After Attacks, AIDS Groups, Health Workers Adapting Political Messages, NPR’s ‘Morning Edition’ Reports
Although the recent terrorist attacks have left "little time" for discussion of AIDS issues, AIDS groups and global health workers are looking for ways to merge their interests with national concerns, NPR's "Morning Edition" reports. While many organizations have rescheduled or postponed press conferences, meetings or rallies out of sensitivity for the Sept. 11 losses, the National Association for People with AIDS is today holding its planned National Call to Commitment, a campaign of telephone calls to Congress to request more funding for HIV and AIDS. Director Terje Anderson said that going ahead with the event was "not an easy decision," Anderson said, "I think our biggest challenge right now is starting to think about how do you help people understand the continuing importance of an epidemic in light of what happened on Sept. 11. ... How do you do that in a way that doesn't feel disrespectful to what people are going through?" Although the "real high energy campaign" NAPWA had originally planned was "no longer appropriate," NAPWA and other AIDS organizations thought it was important for Congress, which has started setting funding levels for the new fiscal year, to hear from group members. Anderson said, "We're actually encouraging [callers] to talk about how much they appreciate the bipartisan tone that has emerged in Congress as a result of this attack. ... But fundamentally we're encouraging people to send a message that the need for support for HIV and AIDS in this country and around the world hasn't gone away."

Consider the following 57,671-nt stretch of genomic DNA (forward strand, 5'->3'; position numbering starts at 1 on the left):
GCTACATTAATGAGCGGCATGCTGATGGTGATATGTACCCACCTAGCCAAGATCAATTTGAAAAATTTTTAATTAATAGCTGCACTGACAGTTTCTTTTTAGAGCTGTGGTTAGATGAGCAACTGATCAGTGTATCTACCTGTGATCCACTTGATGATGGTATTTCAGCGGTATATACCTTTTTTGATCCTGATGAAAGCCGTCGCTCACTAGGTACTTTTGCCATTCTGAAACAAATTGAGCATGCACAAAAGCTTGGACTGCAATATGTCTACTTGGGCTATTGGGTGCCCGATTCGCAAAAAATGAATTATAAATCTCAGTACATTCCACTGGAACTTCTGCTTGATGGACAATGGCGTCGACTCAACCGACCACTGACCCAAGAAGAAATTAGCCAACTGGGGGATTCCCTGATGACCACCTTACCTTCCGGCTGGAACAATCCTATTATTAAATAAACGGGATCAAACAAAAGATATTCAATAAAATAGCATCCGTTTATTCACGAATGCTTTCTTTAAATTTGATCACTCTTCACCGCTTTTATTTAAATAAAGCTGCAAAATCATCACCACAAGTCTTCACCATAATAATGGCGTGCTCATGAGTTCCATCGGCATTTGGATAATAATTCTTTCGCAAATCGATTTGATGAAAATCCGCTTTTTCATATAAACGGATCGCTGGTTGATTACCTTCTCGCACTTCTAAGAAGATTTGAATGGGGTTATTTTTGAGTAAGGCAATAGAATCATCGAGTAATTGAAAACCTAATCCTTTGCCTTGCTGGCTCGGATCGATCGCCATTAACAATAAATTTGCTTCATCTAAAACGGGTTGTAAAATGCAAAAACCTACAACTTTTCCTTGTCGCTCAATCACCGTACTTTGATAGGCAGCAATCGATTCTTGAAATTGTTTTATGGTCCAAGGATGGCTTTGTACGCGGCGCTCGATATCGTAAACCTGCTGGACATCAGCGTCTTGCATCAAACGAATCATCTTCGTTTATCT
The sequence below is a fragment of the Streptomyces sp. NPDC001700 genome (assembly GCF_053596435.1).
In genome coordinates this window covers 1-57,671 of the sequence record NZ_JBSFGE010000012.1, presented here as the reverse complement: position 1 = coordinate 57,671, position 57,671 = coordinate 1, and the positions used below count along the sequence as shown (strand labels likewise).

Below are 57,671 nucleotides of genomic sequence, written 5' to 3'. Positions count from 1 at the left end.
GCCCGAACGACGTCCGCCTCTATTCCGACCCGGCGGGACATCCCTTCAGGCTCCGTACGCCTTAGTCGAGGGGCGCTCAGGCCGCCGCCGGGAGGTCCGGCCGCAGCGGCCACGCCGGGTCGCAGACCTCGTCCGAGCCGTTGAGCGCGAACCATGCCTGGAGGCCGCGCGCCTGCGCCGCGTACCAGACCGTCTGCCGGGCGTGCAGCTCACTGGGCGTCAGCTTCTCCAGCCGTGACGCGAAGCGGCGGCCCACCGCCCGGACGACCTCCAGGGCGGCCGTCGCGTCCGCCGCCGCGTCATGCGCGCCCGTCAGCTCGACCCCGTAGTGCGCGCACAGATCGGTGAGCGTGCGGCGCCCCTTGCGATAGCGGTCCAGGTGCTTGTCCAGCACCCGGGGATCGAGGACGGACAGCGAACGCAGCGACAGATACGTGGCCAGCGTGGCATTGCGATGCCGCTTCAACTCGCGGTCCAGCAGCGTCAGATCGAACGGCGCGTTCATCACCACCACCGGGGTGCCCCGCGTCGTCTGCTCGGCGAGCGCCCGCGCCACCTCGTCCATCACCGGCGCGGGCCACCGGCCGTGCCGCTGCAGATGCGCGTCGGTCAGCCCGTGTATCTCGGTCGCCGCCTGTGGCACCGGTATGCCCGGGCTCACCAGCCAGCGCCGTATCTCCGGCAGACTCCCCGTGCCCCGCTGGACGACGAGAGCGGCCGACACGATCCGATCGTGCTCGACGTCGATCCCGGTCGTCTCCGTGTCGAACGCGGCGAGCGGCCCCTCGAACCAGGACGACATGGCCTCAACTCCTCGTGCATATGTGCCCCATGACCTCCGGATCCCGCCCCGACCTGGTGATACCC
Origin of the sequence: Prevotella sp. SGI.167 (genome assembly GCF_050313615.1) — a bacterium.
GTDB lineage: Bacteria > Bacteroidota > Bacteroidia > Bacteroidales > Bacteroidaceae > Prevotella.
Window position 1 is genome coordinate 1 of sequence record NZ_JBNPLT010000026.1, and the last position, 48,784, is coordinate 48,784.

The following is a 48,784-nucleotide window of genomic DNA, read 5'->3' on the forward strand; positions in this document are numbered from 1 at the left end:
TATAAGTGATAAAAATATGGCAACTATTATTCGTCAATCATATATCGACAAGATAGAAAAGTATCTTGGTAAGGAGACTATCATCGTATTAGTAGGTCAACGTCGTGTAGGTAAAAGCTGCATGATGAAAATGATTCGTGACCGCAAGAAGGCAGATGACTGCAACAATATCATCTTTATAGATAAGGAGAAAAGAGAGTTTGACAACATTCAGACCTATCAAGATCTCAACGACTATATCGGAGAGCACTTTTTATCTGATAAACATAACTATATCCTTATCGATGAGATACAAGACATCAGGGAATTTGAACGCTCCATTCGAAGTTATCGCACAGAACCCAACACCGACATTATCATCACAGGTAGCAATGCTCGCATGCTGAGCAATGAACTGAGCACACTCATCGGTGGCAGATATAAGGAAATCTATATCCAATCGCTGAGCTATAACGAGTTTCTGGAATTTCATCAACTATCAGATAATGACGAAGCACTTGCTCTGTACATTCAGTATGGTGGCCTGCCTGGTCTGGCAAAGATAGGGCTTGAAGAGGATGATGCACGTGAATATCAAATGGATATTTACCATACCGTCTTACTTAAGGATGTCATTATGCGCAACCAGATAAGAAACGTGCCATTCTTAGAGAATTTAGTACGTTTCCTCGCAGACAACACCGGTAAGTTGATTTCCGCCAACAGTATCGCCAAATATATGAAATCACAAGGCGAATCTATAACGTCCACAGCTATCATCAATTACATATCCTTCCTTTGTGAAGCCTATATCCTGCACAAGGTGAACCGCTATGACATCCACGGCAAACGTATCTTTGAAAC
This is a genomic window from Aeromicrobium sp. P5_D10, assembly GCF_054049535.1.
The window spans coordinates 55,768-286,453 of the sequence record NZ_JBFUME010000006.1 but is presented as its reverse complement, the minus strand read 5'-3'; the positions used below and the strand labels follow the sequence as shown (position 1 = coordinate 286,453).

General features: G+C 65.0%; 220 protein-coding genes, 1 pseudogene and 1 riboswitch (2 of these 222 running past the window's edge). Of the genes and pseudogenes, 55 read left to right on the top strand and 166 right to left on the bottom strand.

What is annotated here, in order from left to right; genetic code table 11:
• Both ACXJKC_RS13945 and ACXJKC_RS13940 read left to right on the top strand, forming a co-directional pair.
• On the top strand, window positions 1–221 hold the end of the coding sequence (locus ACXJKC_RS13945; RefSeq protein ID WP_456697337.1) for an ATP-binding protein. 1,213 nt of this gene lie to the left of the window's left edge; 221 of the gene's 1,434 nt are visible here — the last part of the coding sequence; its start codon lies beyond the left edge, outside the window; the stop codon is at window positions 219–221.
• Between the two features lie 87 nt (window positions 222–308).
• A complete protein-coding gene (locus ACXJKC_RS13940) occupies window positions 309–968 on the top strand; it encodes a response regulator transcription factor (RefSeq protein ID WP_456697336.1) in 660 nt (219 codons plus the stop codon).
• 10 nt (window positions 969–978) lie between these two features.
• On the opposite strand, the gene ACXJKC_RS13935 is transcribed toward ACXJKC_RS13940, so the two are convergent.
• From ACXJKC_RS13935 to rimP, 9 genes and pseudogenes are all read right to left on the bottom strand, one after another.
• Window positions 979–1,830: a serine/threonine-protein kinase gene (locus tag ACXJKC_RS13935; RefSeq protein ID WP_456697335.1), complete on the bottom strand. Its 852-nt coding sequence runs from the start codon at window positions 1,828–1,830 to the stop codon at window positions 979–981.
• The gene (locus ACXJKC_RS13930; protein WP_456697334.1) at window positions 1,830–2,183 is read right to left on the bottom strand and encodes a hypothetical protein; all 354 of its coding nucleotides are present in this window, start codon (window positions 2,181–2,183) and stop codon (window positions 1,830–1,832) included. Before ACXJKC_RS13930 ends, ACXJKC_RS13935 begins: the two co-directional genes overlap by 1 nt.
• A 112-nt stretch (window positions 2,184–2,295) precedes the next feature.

'No Space Right Now'
Meanwhile, some global health workers are now "cautious" about making the case that the security of developed countries is linked to the health of underdeveloped nations, according to Nils Daulaire, president and CEO of the Global Health Council. Daulaire said, "The reality is that for those of us who deal with the policy, politics and public perception of these issues, there is no space right now for a discussion of those things until the public and our leaders have a chance to catch their breath." Instead, AIDS workers are "trying to reframe" the issue. Daulaire said, "When we see that we can mobilize overnight $40 billion to deal with a national tragedy, I think it draws attention to the fact that if we have the will, as a nation and as a society, we can do enormous things around the world. We can do the same thing in terms of rebuilding the world in terms of justice and hope that we are trying to do in New York City right now." The full report will be available online in Real Audio after noon ET (Wilson, "Morning Edition," NPR, 10/1).